Listen To Article
I never thought much about the life of a guest preacher until I became one.
Once, twenty years or so ago, I invited a friend and seminary classmate to preach at my church, and then a few months later—feeling obligated, I guess—he asked me to preach at his church. I think that’s known, technically, as a pulpit exchange, and that was about the extent of my guest preaching experience over the more than forty years that I have been a pastor. Frankly, I never used to get out much on Sundays.
But now that I’m not serving a church anymore, I am often—more than I expected, to be honest—a guest preacher.
My first experience as a guest preacher occurred so that the pastor where I was worshiping most Sundays could get away for a spiritual retreat at a monastery in Wisconsin. I wondered how the people would respond to having an old, retired guy up front, but when I looked out at the congregation, I saw mostly old, retired people. I felt right at home.
I always served churches with more than one pastor on staff, so there was never much of a need for guest preachers. I knew a few seminary presidents personally, however, and always felt proud to invite them to preach, partly as a way of signaling to my members that I was somebody. But then, the following week, I would hear church members tell me how glad they were that I would be “back in the pulpit” on Sunday.
Once, at the church door, after a seminary president had finished preaching, in a fine example of midwestern niceness, a church member whispered to me that the seminary president had “very good diction.” I got the message.
I’m not and have never been a seminary president, but I hope my diction is good enough. Mostly when I’m a guest preacher I hope to go unnoticed. I get my sermon information to the church office on time. I arrive when I’m asked to arrive. I express gratitude to the person assigned to be my host (if the pastor is away). And I sit where I’m directed to sit, usually up front facing the congregation. I would like to think that I’m an easy guest to have. I try.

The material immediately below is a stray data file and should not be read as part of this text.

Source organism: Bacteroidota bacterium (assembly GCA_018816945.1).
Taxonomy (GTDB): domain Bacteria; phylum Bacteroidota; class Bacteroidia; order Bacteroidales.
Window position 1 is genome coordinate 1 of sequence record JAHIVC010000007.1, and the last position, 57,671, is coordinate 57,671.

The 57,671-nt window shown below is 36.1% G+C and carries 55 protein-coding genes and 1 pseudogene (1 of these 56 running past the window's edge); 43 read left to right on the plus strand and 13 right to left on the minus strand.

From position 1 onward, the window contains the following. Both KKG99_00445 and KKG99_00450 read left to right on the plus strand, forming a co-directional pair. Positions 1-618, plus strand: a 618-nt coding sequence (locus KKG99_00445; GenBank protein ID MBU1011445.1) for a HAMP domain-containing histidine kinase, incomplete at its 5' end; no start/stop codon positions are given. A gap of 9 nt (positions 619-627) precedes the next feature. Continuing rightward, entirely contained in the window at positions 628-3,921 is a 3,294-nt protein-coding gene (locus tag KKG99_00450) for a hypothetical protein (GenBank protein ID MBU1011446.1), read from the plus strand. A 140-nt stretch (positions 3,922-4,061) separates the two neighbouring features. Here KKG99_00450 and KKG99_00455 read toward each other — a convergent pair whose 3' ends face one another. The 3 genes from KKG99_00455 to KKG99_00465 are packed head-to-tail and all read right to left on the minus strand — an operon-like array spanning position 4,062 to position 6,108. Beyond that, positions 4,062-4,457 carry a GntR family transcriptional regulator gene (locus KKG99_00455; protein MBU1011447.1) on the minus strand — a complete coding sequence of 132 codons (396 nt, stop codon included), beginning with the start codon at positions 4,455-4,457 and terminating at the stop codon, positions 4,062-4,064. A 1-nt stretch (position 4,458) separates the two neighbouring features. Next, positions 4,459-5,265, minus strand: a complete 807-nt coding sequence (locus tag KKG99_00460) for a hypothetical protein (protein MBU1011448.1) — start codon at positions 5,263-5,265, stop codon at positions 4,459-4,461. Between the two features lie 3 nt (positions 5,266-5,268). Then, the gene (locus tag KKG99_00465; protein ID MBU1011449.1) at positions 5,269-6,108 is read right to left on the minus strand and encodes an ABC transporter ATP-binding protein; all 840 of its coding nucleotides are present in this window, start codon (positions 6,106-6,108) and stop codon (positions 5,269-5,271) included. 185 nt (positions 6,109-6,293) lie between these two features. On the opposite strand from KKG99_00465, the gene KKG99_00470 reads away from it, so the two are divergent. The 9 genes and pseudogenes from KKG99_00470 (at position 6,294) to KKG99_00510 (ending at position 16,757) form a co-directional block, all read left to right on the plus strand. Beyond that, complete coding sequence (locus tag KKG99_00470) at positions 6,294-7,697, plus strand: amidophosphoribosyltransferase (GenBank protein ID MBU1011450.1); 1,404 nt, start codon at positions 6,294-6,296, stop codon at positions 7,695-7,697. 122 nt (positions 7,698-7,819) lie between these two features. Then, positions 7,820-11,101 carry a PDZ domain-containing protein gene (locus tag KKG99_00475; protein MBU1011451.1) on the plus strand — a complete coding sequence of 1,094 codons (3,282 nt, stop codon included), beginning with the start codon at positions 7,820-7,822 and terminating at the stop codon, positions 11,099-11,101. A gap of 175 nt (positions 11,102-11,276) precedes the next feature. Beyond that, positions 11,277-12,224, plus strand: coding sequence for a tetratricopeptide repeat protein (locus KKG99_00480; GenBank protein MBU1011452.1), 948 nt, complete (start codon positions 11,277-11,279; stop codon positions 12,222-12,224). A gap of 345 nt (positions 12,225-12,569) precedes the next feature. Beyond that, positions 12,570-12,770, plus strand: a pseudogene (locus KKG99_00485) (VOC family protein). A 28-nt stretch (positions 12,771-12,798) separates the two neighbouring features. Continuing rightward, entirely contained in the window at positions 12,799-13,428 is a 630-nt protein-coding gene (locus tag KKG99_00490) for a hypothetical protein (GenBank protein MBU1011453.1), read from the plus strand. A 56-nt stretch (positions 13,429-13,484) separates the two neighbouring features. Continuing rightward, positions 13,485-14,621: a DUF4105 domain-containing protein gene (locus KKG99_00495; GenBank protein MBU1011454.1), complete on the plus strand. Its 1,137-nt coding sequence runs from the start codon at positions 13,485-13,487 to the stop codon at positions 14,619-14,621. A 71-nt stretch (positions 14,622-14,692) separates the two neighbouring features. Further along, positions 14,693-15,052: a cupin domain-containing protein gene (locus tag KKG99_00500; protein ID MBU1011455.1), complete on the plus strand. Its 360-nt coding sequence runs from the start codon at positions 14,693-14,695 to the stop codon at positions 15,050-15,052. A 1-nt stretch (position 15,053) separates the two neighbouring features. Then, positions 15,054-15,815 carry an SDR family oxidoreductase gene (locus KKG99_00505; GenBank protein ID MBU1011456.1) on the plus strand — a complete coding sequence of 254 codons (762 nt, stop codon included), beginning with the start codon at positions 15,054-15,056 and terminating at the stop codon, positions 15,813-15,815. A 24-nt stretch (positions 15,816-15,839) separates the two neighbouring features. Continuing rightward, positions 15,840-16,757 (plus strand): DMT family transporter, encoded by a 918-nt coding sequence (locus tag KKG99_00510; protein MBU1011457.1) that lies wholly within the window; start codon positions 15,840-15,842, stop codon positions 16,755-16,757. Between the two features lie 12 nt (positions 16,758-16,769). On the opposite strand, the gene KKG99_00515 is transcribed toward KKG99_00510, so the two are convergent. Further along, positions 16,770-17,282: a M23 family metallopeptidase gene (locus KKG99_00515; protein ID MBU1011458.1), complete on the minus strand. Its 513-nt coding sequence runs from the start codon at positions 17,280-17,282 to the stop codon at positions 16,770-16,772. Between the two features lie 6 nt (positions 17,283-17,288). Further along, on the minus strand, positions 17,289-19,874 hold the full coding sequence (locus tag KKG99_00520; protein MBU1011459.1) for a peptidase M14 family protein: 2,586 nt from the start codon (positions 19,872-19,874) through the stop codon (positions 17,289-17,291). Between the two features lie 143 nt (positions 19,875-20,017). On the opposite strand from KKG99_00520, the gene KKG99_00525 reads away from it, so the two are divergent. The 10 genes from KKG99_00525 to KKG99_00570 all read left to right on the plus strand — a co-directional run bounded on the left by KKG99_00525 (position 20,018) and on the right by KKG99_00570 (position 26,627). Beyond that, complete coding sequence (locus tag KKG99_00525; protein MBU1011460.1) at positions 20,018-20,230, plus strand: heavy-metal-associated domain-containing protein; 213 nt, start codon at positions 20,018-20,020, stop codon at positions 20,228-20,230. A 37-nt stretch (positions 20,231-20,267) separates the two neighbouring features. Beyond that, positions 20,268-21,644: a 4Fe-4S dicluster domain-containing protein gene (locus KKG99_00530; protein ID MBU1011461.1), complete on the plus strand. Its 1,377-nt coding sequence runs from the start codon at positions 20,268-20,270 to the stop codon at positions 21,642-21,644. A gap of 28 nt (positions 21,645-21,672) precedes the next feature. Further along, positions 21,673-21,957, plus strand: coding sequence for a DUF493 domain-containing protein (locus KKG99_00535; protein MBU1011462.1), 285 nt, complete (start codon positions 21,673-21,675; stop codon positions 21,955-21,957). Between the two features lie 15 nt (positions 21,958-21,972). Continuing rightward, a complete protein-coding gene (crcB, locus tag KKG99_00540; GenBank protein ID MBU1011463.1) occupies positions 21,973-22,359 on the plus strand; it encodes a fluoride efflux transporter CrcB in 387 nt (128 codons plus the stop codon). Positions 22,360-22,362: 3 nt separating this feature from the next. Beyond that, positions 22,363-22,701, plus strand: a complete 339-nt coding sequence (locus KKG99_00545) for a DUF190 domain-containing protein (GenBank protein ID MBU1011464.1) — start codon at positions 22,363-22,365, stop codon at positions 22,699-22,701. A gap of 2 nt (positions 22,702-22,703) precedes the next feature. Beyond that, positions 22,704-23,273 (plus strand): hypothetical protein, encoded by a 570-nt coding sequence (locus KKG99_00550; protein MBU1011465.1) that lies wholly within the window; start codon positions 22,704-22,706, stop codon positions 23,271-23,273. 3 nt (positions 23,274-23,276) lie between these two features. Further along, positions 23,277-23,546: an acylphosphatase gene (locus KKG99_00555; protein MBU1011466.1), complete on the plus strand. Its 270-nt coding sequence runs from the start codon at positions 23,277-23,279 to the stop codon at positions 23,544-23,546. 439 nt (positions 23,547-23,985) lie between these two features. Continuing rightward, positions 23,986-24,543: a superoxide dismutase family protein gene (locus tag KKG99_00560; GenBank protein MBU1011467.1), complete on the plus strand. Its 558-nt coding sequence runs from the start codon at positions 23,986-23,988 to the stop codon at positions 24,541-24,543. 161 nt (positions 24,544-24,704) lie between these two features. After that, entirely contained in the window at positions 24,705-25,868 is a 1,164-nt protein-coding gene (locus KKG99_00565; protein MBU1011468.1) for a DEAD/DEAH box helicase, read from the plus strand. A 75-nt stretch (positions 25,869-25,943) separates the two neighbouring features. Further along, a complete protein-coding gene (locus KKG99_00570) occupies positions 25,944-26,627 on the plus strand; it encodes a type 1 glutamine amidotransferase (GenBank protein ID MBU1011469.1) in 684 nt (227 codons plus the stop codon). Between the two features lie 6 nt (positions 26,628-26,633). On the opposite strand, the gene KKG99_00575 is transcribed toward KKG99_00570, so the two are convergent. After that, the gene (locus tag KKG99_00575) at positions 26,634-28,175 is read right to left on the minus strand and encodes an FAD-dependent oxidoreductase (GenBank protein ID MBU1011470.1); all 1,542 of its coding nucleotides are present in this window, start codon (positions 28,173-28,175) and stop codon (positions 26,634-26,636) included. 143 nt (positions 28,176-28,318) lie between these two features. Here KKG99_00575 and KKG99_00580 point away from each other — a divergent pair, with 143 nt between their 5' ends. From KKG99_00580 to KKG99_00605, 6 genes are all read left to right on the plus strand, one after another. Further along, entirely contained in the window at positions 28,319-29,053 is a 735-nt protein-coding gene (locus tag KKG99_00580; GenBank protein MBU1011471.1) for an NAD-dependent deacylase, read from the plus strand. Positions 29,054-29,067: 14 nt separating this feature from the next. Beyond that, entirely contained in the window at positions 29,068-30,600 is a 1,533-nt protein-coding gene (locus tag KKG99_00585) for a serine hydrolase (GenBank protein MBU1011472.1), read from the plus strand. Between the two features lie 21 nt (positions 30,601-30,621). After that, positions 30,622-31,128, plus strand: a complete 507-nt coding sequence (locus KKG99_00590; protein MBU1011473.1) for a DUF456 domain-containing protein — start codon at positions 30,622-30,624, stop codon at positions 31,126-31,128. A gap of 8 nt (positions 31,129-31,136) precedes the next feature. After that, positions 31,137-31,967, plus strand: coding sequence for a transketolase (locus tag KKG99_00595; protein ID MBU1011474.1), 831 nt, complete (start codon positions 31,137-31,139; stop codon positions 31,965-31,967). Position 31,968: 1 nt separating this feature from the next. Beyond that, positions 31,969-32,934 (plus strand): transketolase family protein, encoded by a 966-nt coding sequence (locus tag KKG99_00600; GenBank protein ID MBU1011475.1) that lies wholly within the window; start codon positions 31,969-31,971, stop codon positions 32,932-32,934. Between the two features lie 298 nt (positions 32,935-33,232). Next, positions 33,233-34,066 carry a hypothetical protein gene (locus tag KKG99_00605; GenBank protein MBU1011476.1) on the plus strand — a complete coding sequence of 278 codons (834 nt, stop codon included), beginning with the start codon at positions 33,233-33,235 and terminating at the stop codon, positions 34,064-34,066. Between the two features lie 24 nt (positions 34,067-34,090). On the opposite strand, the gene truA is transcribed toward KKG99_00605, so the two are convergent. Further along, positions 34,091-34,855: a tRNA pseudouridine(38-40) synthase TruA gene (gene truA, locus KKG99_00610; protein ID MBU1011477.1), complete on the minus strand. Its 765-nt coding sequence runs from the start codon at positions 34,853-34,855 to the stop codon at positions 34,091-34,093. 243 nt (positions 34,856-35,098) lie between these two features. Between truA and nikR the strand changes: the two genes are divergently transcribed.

Somewhat sheepishly, I confess to doing occasional reconnaissance. If I’m scheduled to preach somewhere, and it’s within an easy drive, I’ll go one Sunday, sit in the back, and try my best to avoid being noticed. Not what worship is supposed to be, I’m pretty sure.
My most memorable guest preaching experience was at a retirement community where I preached and led worship at a Sunday afternoon service. I’m not sure whether it was an independent living or an assisted living facility, but I’m certain I will know the difference soon enough. Anyway, I was feeling good about myself that day for so generously giving of my time.
In my congregation that afternoon there were maybe a hundred people. I knew a few of them, which surprised me, and the rest I hoped to meet after the service. One of those I knew was the mother of a college friend. She’s nearly 100, but my college friend assured me that she’s maintained her exacting standards for pastors. My friend promised to email her mother’s review of my sermon the next day. Another person in the congregation that afternoon was a retired pastor, someone I knew only from a distance and was glad to meet. I told him how much it meant to me to meet him.
The person who took me by surprise was a woman who sold my wife and me our first house in 1982. She was newly divorced at the time and was selling real estate to support herself. Putting her first husband through medical school did not allow her to prepare for another career. So, she was a realtor when I knew her and an elder at my church. I recognized her as soon as I saw her and nearly cried.
She was patient with me as a new pastor, and I needed a great deal of patience. My gifts for ministry were evident to a few, not to all. But Joanne treated me like the pastor I was pretending to be, and I loved her for it. She sold us a good house too, for which I was grateful, and then when I left that church after a few years I never expected to see her again.
But on that Sunday afternoon in the retirement community there she was. It would be a stretch to say that she hadn’t aged a bit, but she hadn’t changed much. For most of the service I felt like the 28-year-old pastor I was when I first met her.
At the door afterwards, she rolled by in her wheelchair and said, “You do a good job. You know that, don’t you?”
I’m not embarrassed to say that her words of encouragement meant as much then as they did all those decades ago. I figured I was performing an important service that afternoon, and then I remembered how much church members have given me. And still do.